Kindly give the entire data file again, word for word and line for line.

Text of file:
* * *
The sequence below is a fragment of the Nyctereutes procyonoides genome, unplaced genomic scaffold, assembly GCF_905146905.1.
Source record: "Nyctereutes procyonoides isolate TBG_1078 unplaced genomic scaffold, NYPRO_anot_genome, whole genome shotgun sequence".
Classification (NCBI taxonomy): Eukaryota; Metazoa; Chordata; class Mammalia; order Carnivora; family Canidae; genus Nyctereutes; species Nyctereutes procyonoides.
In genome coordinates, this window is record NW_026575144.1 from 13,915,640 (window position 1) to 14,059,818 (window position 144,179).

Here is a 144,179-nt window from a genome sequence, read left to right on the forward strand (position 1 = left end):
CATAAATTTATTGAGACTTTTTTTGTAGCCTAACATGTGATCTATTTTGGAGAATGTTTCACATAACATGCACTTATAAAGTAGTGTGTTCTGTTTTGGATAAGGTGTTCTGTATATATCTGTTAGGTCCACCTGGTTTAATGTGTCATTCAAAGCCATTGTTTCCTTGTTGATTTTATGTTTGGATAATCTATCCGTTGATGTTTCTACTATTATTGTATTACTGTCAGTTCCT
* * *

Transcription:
The sequence below is a fragment of the Nyctereutes procyonoides genome, unplaced genomic scaffold, assembly GCF_905146905.1.
Source record: "Nyctereutes procyonoides isolate TBG_1078 unplaced genomic scaffold, NYPRO_anot_genome, whole genome shotgun sequence".
Classification (NCBI taxonomy): Eukaryota; Metazoa; Chordata; class Mammalia; order Carnivora; family Canidae; genus Nyctereutes; species Nyctereutes procyonoides.
In genome coordinates, this window is record NW_026575144.1 from 13,915,640 (window position 1) to 14,059,818 (window position 144,179).

Here is a 144,179-nt window from a genome sequence, read left to right on the forward strand (position 1 = left end):
CATAAATTTATTGAGACTTTTTTTGTAGCCTAACATGTGATCTATTTTGGAGAATGTTTCACATAACATGCACTTATAAAGTAGTGTGTTCTGTTTTGGATAAGGTGTTCTGTATATATCTGTTAGGTCCACCTGGTTTAATGTGTCATTCAAAGCCATTGTTTCCTTGTTGATTTTATGTTTGGATAATCTATCCGTTGATGTTTCTACTATTATTGTATTACTGTCAGTTCCT